When it comes to the quality and sophistication of material available to an anthology, Poison Ivy holds a distinct advantage over many of Batman’s other familiar foes: she wasn’t created until the 1960s, so she features in no really primitive looking stories. While never part of it, her first appearance in the comics was as Batman was going through his BLAMM! and KAPOW! routine on television. It also means the longest gap between the original publication dates of what’s reprinted is twelve years, between her début and the second strip here from 1978.

From the beginning Poison Ivy has an alluring persona, and an ego, but by today’s standards Robert Kanigher’s script is positively stone age when it comes to attitudes towards women. As this was woven into her creation it takes some while before a more modern definition replaces it. Gerry Conway pitting Poison Ivy against Wonder Woman is genre trash, but he provided a suitably tragic reasoning for botanist Lilly Rose (later revised to Pamela Isley) turning to crime, and her deadly use of plants was established by the late 1970s. Combining that with an ecological conservation agenda created a more compelling and complex villain. That isn’t seen in this collection until near the end, prior to which Conway has delivered a far better Poison Ivy tale where she seems to have outwitted Batman.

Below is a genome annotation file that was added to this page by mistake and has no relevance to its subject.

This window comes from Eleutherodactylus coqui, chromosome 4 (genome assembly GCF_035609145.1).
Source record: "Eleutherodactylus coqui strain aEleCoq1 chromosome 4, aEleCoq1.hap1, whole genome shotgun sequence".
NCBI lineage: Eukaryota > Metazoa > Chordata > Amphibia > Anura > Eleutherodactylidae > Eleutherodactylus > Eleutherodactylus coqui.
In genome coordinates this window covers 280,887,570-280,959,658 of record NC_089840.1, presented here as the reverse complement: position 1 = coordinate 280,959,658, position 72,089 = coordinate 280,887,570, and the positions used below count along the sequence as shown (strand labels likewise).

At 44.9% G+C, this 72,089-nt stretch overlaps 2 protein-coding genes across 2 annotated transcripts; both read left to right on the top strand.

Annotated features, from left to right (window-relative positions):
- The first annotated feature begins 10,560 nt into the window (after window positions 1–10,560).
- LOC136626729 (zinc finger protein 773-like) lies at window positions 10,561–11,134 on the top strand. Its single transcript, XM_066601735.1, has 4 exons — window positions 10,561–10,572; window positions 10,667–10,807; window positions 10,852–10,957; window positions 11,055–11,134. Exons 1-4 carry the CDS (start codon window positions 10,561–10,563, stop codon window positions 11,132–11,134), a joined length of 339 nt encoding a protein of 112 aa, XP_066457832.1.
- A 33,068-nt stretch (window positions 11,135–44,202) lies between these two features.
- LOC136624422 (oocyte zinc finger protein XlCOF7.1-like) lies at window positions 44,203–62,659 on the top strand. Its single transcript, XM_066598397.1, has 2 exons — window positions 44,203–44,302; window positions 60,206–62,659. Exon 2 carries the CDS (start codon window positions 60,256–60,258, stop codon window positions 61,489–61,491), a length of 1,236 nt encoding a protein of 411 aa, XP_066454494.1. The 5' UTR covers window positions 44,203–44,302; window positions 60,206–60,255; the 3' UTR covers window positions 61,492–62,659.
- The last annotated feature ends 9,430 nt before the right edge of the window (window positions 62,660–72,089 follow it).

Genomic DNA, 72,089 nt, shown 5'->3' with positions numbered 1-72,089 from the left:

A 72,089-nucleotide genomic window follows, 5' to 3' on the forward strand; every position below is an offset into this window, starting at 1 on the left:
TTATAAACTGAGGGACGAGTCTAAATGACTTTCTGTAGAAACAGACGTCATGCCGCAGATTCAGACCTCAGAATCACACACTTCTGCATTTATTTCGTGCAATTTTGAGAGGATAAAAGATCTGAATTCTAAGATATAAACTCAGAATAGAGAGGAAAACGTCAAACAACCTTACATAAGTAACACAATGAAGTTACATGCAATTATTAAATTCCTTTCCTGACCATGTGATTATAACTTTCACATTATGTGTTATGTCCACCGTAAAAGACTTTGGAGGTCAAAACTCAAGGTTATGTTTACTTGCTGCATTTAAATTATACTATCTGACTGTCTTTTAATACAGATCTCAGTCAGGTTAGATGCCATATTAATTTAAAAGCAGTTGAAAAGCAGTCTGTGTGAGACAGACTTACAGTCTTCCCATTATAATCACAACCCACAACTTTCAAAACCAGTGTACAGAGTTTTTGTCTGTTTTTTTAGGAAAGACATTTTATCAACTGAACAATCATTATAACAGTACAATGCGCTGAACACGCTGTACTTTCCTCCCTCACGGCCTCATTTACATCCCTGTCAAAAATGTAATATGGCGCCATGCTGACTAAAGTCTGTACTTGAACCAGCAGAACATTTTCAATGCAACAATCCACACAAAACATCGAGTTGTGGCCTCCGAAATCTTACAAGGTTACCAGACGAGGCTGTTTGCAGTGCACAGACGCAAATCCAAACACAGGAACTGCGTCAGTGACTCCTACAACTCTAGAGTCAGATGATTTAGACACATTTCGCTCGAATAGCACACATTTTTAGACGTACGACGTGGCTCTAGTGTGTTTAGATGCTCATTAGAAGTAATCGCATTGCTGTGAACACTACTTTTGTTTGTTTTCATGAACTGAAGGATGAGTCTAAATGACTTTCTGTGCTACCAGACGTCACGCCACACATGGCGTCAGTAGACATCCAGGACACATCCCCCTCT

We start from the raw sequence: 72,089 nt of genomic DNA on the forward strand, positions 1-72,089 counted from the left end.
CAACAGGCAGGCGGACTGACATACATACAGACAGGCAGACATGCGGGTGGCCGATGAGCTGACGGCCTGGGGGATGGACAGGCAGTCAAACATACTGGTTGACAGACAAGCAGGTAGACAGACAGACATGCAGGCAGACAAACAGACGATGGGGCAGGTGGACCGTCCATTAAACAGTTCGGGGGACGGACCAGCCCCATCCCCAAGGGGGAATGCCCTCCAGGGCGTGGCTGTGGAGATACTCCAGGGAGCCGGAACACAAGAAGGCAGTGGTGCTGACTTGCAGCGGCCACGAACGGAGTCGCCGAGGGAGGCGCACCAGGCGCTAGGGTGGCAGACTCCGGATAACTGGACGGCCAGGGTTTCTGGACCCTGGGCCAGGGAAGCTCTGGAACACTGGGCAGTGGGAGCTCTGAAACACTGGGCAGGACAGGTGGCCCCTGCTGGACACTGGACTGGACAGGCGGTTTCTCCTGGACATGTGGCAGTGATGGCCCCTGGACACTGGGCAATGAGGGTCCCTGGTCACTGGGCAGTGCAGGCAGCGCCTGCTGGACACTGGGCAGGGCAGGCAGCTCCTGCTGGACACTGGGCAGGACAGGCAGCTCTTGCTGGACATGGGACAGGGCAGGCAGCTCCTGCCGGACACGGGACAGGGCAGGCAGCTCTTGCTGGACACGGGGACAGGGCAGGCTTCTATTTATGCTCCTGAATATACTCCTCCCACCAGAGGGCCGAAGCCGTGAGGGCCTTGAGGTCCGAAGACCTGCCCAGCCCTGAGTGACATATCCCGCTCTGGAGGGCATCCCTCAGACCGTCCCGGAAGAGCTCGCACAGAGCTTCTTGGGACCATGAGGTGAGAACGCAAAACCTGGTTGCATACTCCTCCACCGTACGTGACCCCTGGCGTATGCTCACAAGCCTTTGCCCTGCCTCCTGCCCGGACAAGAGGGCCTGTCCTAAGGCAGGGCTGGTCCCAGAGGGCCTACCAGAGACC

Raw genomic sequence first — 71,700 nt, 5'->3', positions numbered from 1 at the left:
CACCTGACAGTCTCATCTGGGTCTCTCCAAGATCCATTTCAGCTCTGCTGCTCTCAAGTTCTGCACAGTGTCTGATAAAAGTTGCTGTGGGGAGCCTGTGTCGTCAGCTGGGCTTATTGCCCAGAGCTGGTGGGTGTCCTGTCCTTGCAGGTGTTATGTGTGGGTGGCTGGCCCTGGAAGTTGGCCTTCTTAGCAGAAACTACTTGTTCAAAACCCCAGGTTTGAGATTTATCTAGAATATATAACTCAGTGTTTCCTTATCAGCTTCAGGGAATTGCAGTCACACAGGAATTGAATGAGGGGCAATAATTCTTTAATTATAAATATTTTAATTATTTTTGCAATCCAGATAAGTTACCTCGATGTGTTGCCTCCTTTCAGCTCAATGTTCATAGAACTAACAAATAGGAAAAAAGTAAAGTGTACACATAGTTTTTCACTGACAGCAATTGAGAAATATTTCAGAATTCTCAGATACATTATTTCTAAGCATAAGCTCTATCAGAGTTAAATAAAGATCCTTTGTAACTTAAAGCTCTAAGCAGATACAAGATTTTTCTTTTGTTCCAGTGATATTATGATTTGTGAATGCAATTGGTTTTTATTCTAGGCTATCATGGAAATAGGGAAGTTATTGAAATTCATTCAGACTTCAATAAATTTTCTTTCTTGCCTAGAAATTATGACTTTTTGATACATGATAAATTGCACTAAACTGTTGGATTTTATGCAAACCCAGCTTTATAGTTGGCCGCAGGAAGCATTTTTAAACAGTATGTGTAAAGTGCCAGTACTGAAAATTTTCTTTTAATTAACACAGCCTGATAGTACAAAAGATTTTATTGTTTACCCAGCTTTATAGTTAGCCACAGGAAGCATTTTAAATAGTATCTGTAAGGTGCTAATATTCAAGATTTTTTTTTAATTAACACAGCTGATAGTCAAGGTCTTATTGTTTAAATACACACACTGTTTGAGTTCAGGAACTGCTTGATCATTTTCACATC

Neil Gaiman and Mark Buckingham revisit Poison Ivy’s story early in both their careers in a clever tale that manipulates both a psychiatrist and the reader. Buckingham’s art is fine, but he’d blossom considerably, leaving the best art in this collection down to P. Craig Russell (featured page) whose stunning use of colour on refined illustrations presents a different Poison Ivy from the woman seen before. Or is it? The first of two John Francis Moore scripts is neatly broken down into brief chapters as it investigates obsession. Moore’s second script is entirely different in tone, but equally good, with Ivy in what would become familiar vengeful mode. Brian Apthorp’s art also developed considerably over two years from a good starting point on an earlier Alan Grant story to the decorative clarity on Moore’s twisting tale.

Russell’s almost pre-Raphaelite rendition of Poison Ivy enshrouded with plants has its influence throughout the rest of the book with not only Apthorp, but Guillem March and Javier Pina taking their cue from his design. In March’s case, however, it’s not classical figurework but the influence of material somewhat lower in tone that’s the influence for the exploitative pages of his first contribution. The second, which he also plots, is more restrained and a better story.

The one outstanding contribution here is Russell’s work on Moore’s plot, but there’s plenty to more entertain and pass the time, and while issue can be taken regarding attitudes to women as represented by Ivy’s portrayal, there’s nothing included that’s entirely poor. As superhero anthologies go, it’s very readable.